Even before Mustafa Safak arrived at Temple Chai on Wednesday for closing Yom Kippur services, the San Antonio Muslim read up on the traditions associated with the Jewish holiday.
The holiest of High Holy Days for Jews, when they atone to those they’ve hurt, ends with the breaking of a daylong fast, Safak learned, a mournfulness culminating in festivity.
He made note of a traditional dish served at such feasts and scanned the buffet for his goal — noodle kugel, a small portion of which he served onto his plate as members of the two faith groups gathered to break bread.
Simple exchanges were on the menu for Temple Chai’s Yom Kippur “break fast,” to which Muslims from the Dialogue Institute of San Antonio and the Raindrop Turkish House were invited.
Both Turkish-American educational centers, inspired by Muslim scholar Fethullah Gülen, promote understanding between people of diverse faiths.
It may be uncommon for Jews and Muslims in other places of the world to gather on a special day in Judaism, but the local faith communities have been practicing what they preach for about two years, leaders said.
Members of Temple Chai, a Reformed Judaism congregation, attended events this summer marking Ramadan, Islam’s holy month, celebrated June 5 to July 5 this year.
“Now they’re reciprocating,” Safak said.
Imam Beytullah Colak, who’s originally from Argentina and knew Pope Francis when he was a cardinal, said interchanges such as what occurred Wednesday are part of the Gülen movement.
During Ramadan, he said, the Raindrop Turkish House hosted 26 local community groups. The two Muslim groups are active in San Antonio’s interfaith community, attending events such as the annual Martin Luther King Jr. March.
“It’s natural for us,” he said of Gülen identity. “Dialogue is the first step.”
“You force yourself to learn,” Colak added. “We learn from each other. They have fasting. We have fasting. They do charity. We do charity.”
Marion Rogers was impressed. For the resident of Ontario, British Columbia, half the year and Nayarit, Mexico, the other half, San Antonio was the logical stop to make for Yom Kippur.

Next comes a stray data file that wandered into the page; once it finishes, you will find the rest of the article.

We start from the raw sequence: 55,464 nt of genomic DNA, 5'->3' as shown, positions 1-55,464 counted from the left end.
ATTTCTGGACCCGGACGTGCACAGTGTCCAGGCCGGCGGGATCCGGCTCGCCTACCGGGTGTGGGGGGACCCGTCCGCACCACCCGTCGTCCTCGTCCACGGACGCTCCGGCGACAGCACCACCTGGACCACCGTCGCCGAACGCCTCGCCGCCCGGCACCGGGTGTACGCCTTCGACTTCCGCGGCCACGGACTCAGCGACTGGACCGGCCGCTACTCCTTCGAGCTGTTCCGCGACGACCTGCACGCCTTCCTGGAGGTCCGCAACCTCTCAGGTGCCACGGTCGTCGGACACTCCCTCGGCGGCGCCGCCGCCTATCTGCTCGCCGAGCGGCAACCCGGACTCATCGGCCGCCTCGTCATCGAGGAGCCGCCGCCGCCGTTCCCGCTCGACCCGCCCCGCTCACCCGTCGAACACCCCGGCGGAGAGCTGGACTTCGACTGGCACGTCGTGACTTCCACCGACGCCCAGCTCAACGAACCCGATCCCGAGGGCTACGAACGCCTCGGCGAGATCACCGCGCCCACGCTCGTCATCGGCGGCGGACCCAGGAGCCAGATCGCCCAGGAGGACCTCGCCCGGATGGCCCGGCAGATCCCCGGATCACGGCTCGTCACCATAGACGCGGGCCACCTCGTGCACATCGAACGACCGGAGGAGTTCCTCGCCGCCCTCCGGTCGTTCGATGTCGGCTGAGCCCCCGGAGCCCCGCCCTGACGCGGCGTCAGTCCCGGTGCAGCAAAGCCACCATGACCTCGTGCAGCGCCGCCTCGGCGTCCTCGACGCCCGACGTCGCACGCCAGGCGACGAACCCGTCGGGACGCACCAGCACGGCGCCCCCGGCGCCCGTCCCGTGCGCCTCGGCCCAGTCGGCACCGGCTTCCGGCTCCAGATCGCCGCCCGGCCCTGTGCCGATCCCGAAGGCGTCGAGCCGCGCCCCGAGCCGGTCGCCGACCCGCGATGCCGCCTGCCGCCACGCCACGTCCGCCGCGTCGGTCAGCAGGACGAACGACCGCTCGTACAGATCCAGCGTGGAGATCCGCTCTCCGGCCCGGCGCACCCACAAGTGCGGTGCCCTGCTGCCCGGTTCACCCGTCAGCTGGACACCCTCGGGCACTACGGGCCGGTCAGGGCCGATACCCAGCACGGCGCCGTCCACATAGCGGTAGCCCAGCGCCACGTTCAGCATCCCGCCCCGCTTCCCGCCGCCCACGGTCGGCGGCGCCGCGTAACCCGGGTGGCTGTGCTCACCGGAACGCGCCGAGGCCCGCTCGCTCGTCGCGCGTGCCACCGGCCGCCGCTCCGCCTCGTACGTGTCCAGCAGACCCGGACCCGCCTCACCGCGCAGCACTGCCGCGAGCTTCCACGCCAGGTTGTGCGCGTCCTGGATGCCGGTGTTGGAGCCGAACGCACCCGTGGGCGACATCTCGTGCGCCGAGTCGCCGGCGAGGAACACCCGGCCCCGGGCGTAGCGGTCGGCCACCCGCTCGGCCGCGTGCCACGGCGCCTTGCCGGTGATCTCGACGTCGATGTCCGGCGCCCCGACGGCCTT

“I think it’s fabulous,” she said of the bridge-building efforts. “ We’re descendants of Isaac and descendants of Ishmael, so we should be together.”
Rabbi David Komerofsky said networking “breaks down barriers and people’s assumptions of one another. They don’t rely on hearsay and see that we have much more in common.”
Several participants said such exchanges are important, given ongoing Mideast tensions and anti-Muslim hostility in Europe, where so many Syrian refugees have ended up.
Bridge-building is also important at home, where instances of anti-Semitism and Islamophobia have plagued communities, as have anti-Muslim proposals put forth by Republican presidential candidate Donald Trump.
After Sunday’s presidential debate, Muslims responded to Trump’s call for Muslims to report potential terrorism with a Twitter campaign — #MuslimsReportStuff — that mocked him.
Safak, outreach coordinator for the Raindrop Turkish House, noted Muslims have responded.
“We’re part of this community, and we live in this community and we owe a lot to this country,” he said. “We do our best.”
But Safak said labels such as “radical Islamic terrorist” have been harmful and have alienated Muslims.
“Muslims are fearful of saying they’re Muslim,” he said.
“We are teachers,” Safak said of the Raindrop Turkish House, which offers music, cooking and Turkish-language classes. “How could people accuse us of being terrorists?”
“Anti-Semitism and Islamophobia should be a thing of the past,” he said. “Islamophobia is wrong. Anti-Semitism is wrong.”
“On a global scale, things like this are important,” Safak said of the Muslim presence at Yom Kippur. “It’s a small drop in the ocean, but the ripple effects are important.”
Published on San Antonio Express News, 12 October 2016, Wednesday